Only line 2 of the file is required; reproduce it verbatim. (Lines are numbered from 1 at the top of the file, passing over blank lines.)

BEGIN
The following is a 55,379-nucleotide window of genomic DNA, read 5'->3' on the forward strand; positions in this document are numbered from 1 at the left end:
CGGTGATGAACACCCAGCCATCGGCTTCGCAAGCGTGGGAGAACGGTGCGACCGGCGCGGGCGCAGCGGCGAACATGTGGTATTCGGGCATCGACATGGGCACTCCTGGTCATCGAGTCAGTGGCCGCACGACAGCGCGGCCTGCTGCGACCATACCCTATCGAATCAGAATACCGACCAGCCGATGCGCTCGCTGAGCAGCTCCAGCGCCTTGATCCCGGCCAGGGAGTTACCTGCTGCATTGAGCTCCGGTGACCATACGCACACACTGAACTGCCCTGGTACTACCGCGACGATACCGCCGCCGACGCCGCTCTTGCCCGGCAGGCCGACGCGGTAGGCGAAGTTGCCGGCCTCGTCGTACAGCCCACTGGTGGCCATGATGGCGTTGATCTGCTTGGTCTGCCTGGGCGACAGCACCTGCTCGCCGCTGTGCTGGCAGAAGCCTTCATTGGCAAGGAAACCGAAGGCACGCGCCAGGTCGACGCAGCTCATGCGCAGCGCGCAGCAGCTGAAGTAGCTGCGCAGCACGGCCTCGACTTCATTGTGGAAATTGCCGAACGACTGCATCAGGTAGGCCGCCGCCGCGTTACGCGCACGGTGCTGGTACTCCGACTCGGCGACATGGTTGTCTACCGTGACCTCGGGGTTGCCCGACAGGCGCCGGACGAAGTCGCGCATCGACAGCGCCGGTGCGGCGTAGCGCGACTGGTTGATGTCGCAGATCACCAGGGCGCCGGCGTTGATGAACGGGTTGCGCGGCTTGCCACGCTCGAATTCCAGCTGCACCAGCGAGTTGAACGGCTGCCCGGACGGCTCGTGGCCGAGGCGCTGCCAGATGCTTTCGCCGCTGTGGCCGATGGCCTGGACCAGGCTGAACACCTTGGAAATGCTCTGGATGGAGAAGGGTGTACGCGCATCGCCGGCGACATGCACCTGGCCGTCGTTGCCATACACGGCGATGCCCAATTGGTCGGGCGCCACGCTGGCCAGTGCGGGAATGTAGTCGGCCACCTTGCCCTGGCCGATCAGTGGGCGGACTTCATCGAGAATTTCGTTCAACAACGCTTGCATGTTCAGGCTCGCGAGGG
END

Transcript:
CGGTGATGAACACCCAGCCATCGGCTTCGCAAGCGTGGGAGAACGGTGCGACCGGCGCGGGCGCAGCGGCGAACATGTGGTATTCGGGCATCGACATGGGCACTCCTGGTCATCGAGTCAGTGGCCGCACGACAGCGCGGCCTGCTGCGACCATACCCTATCGAATCAGAATACCGACCAGCCGATGCGCTCGCTGAGCAGCTCCAGCGCCTTGATCCCGGCCAGGGAGTTACCTGCTGCATTGAGCTCCGGTGACCATACGCACACACTGAACTGCCCTGGTACTACCGCGACGATACCGCCGCCGACGCCGCTCTTGCCCGGCAGGCCGACGCGGTAGGCGAAGTTGCCGGCCTCGTCGTACAGCCCACTGGTGGCCATGATGGCGTTGATCTGCTTGGTCTGCCTGGGCGACAGCACCTGCTCGCCGCTGTGCTGGCAGAAGCCTTCATTGGCAAGGAAACCGAAGGCACGCGCCAGGTCGACGCAGCTCATGCGCAGCGCGCAGCAGCTGAAGTAGCTGCGCAGCACGGCCTCGACTTCATTGTGGAAATTGCCGAACGACTGCATCAGGTAGGCCGCCGCCGCGTTACGCGCACGGTGCTGGTACTCCGACTCGGCGACATGGTTGTCTACCGTGACCTCGGGGTTGCCCGACAGGCGCCGGACGAAGTCGCGCATCGACAGCGCCGGTGCGGCGTAGCGCGACTGGTTGATGTCGCAGATCACCAGGGCGCCGGCGTTGATGAACGGGTTGCGCGGCTTGCCACGCTCGAATTCCAGCTGCACCAGCGAGTTGAACGGCTGCCCGGACGGCTCGTGGCCGAGGCGCTGCCAGATGCTTTCGCCGCTGTGGCCGATGGCCTGGACCAGGCTGAACACCTTGGAAATGCTCTGGATGGAGAAGGGTGTACGCGCATCGCCGGCGACATGCACCTGGCCGTCGTTGCCATACACGGCGATGCCCAATTGGTCGGGCGCCACGCTGGCCAGTGCGGGAATGTAGTCGGCCACCTTGCCCTGGCCGATCAGTGGGCGGACTTCATCGAGAATTTCGTTCAACAACGCTTGCATGTTCAGGCTCGCGAGGG